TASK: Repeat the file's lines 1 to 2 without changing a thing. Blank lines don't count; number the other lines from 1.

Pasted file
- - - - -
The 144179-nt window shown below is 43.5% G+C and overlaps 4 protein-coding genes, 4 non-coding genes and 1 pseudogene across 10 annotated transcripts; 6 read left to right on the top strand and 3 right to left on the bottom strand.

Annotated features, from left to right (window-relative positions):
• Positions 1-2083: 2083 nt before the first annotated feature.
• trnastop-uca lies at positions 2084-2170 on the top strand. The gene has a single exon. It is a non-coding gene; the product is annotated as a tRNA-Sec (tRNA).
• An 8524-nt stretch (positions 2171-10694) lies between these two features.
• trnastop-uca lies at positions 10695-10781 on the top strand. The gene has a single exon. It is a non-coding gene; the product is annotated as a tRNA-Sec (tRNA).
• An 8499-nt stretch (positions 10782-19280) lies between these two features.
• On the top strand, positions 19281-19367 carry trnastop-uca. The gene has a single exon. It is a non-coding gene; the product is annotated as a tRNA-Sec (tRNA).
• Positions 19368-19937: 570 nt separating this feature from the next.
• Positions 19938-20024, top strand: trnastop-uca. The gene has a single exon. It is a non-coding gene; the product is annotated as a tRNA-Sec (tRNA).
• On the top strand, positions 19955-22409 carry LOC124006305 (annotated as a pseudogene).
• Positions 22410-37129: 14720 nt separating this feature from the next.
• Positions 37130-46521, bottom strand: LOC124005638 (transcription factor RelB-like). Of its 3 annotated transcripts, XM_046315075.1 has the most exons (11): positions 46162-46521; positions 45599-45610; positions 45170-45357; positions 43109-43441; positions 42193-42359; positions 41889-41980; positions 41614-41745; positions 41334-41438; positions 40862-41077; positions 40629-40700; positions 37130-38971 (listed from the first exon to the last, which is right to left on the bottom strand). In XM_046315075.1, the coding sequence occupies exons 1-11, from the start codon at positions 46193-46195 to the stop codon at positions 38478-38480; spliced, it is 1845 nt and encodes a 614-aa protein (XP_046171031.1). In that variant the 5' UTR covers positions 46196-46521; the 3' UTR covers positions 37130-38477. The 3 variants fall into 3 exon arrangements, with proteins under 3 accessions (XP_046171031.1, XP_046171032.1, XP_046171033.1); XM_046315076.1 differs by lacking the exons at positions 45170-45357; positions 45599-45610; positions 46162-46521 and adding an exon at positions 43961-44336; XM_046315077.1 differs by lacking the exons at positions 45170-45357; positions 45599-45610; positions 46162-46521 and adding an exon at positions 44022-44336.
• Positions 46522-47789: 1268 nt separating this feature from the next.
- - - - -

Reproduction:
The 144179-nt window shown below is 43.5% G+C and overlaps 4 protein-coding genes, 4 non-coding genes and 1 pseudogene across 10 annotated transcripts; 6 read left to right on the top strand and 3 right to left on the bottom strand.

Annotated features, from left to right (window-relative positions):